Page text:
All too often people get confused about the differences between aged care and retirement villages.
Mention moving to a retirement village to some people, and they instantly picture a nursing home.
But that’s often far from the truth, in fact most retirement villages are independent living.
So, what are the differences between aged care and retirement villages?
Well, there are a few key differences.
Aged care facilities such as nursing homes are regulated by the Federal Government, and a person needs an Aged Care Assessment to become a resident.
A retirement village on the other hand is units or apartments, regulated by state governments. They are not actually accredited to provide residential aged care.
Aged care facilities/nursing homes
The care you receive in an aged care facility or nursing is subsidised by the Federal Government. If you live in an aged care facility you may pay Accommodation Payments, unless you don’t have the assets to pay for them. That means if you can’t care for yourself at home and don’t think you can afford a nursing home or aged care, there are options for you. If you can afford it, you pay a bond (known as an Accomodation Deposit) which will be returned to you or your estate when you leave the facility (or die).
Read more: How you can negotiate the cost of aged care
Unlike an aged care facility, a retirement village doesn’t provide full time support and health care to residents. A retirement village can bring in support services to assist if you need them, but the majority of people living in retirement villages are able to care for themselves and you usually pay separately for those services. The only way to enter a retirement village is to buy or enter a lease-style agreement, which will require upfront fees like buying a home. Unlike an aged care bond, retirement villages can keep as much as 30 to 40% of what you paid for the unit when you choose to move or sell.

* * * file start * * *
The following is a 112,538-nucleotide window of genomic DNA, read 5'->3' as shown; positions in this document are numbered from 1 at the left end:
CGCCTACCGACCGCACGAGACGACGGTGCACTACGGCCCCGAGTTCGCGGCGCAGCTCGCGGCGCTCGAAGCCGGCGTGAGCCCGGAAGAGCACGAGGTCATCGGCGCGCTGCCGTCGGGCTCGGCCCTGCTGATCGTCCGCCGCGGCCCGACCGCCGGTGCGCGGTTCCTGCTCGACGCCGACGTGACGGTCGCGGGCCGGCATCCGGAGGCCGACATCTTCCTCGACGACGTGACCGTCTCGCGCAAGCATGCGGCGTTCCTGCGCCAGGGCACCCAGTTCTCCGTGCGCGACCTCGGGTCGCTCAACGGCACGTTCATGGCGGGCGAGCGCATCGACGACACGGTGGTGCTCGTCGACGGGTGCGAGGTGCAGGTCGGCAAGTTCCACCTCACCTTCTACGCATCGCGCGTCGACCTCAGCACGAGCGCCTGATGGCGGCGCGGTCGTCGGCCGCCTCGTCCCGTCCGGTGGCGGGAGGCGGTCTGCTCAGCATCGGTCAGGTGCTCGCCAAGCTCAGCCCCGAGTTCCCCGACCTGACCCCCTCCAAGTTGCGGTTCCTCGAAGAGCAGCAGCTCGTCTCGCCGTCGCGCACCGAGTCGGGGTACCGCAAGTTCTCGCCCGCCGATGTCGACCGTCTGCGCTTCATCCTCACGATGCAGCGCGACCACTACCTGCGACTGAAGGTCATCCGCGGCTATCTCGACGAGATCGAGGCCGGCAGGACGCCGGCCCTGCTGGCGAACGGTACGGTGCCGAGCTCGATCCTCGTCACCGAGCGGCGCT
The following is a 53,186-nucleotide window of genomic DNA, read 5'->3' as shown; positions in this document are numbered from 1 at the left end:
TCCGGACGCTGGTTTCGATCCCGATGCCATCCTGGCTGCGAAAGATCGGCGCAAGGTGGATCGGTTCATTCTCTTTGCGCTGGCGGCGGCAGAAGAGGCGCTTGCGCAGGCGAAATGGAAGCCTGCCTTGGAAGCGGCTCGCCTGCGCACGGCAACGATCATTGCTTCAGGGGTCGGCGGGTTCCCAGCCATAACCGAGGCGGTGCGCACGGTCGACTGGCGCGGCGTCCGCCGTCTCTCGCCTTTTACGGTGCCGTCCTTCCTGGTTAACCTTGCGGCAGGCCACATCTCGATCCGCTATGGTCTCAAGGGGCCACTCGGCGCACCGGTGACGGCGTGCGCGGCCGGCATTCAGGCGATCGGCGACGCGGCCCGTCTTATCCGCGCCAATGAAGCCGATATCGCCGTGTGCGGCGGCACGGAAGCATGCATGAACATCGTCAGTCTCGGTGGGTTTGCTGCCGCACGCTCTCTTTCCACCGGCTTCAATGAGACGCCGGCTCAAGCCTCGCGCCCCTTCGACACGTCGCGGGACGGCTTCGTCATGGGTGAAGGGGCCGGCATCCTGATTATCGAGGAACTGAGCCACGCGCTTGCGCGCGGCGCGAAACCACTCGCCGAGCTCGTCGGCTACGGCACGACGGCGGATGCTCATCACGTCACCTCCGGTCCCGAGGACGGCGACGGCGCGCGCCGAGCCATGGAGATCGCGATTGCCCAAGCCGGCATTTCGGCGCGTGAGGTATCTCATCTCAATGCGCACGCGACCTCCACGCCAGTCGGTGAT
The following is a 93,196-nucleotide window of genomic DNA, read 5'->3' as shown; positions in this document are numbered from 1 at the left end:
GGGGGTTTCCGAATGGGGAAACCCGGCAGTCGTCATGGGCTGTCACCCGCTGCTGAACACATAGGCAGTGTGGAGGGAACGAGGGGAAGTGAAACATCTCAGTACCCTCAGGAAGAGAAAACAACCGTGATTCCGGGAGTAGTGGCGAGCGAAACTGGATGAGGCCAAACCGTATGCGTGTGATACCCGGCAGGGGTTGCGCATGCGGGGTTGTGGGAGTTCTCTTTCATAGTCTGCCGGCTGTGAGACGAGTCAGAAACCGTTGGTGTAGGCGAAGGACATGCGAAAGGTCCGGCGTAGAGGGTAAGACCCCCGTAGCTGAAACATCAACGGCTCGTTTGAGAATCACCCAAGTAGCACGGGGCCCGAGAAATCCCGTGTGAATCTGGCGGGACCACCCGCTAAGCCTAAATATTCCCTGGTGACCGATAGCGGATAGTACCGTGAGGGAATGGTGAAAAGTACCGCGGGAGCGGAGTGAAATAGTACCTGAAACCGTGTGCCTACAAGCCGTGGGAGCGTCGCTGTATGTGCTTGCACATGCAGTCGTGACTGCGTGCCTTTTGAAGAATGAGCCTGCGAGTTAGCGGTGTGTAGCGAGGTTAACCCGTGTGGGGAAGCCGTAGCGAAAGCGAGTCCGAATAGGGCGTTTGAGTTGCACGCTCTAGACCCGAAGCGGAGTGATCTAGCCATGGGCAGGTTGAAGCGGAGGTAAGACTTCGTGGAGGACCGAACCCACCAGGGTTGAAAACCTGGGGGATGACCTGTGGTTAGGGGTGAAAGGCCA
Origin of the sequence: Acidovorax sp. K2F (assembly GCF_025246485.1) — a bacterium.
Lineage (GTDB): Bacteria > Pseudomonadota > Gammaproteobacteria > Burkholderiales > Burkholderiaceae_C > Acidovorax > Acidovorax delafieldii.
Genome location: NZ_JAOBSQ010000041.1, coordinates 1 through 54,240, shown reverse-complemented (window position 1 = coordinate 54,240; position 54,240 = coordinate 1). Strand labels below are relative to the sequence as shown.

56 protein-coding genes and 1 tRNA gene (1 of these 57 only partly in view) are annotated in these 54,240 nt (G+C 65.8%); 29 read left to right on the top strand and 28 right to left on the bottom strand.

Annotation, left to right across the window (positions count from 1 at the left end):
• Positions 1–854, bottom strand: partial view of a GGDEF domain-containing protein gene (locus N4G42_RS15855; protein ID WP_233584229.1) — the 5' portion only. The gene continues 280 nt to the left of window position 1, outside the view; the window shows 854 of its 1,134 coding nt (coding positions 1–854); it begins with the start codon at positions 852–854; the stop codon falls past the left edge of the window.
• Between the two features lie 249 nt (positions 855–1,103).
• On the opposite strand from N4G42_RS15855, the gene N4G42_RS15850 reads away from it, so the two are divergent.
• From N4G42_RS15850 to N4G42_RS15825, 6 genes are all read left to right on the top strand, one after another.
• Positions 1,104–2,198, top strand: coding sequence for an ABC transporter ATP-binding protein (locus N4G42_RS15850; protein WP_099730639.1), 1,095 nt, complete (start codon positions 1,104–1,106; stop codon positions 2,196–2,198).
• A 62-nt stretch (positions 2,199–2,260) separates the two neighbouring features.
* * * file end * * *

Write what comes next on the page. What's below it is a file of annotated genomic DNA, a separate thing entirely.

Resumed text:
Read more: Busting the ‘myths’ of retirement living
If moving into a retirement village or aged care facility doesn’t interest you, then there is another alternative – supported residential service.
Supported residential service
A supported residential service provides you with care and support, but is not an accredited aged care provider. They are regulated by state governments, although they’re not available in every state. If you just need a little bit of assistance with your day to day life or some short term care after an accident, surgery or illness, then this option might be good for you. Unfortunately, the cost of a supported residential service is not subsidised by the government, but if you’re a pensioner you can get some rental assistance if you’ve staying in a supported residential service facility. Like an aged care facility, many supported residential service facilities have nursing and care staff on site.
So, how do you feel tell the difference between them?
Well, Margaret Harrison from Signpost Aged Care Services has come up with a list of tips to help people people make the distinction.
- Look at the kitchen. If your unit/home has a fully functional kitchen, then chances are it’s a retirement village – not an aged care facility.
- Accommodation payments. If the facility you’re looking at moving into doesn’t require an accommodation payment or bond, then chances are it’s a supported residential service not an aged care facility. While some supported residential services do have bonds, they’re not guaranteed like the bond in an aged care facility.
- Do your research. If you hop onto the government’s My Aged Care website (www.myagedcare.gov.au) you can do some research on the facility you’re looking at moving into. Just used Find a Service, Aged care homes to search for the facility. If it’s not listed on the website as ‘Commonwealth Government subsidised’, then it’s not an aged care facility.
- Ask if you’re confused. When looking at a facility to move into, just ask the management what kind of facility it is. Just ask whether it’s a retirement village, aged care facility or supported residential service if you’re confused.
Now you know the differences, the big question is – what one works for you?
According to Harrison, each of the three living options is appropriate depending on your situation.
“There are good and not so good providers of each type of accommodation,” she said.
“It is important to understand what a place is so that you know what a resident can expect both financially and in terms of the care that is provided.”